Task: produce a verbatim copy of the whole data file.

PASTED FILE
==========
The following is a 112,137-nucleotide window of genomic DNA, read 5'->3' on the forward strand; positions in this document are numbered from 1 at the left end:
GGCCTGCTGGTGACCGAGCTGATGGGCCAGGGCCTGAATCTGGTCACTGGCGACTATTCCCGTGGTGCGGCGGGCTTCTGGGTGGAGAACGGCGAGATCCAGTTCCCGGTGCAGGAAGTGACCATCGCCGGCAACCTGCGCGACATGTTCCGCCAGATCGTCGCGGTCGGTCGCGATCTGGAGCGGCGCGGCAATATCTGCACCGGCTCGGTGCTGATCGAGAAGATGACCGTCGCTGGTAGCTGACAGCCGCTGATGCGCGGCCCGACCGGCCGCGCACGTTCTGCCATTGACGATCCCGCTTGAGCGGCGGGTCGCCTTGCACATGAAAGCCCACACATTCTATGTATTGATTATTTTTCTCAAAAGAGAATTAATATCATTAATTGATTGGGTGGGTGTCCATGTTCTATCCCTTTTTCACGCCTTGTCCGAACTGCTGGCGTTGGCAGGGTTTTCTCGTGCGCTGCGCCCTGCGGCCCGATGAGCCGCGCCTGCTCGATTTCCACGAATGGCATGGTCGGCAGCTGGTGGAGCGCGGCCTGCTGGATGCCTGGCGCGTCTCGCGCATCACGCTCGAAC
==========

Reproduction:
The following is a 112,137-nucleotide window of genomic DNA, read 5'->3' on the forward strand; positions in this document are numbered from 1 at the left end:
GGCCTGCTGGTGACCGAGCTGATGGGCCAGGGCCTGAATCTGGTCACTGGCGACTATTCCCGTGGTGCGGCGGGCTTCTGGGTGGAGAACGGCGAGATCCAGTTCCCGGTGCAGGAAGTGACCATCGCCGGCAACCTGCGCGACATGTTCCGCCAGATCGTCGCGGTCGGTCGCGATCTGGAGCGGCGCGGCAATATCTGCACCGGCTCGGTGCTGATCGAGAAGATGACCGTCGCTGGTAGCTGACAGCCGCTGATGCGCGGCCCGACCGGCCGCGCACGTTCTGCCATTGACGATCCCGCTTGAGCGGCGGGTCGCCTTGCACATGAAAGCCCACACATTCTATGTATTGATTATTTTTCTCAAAAGAGAATTAATATCATTAATTGATTGGGTGGGTGTCCATGTTCTATCCCTTTTTCACGCCTTGTCCGAACTGCTGGCGTTGGCAGGGTTTTCTCGTGCGCTGCGCCCTGCGGCCCGATGAGCCGCGCCTGCTCGATTTCCACGAATGGCATGGTCGGCAGCTGGTGGAGCGCGGCCTGCTGGATGCCTGGCGCGTCTCGCGCATCACGCTCGAAC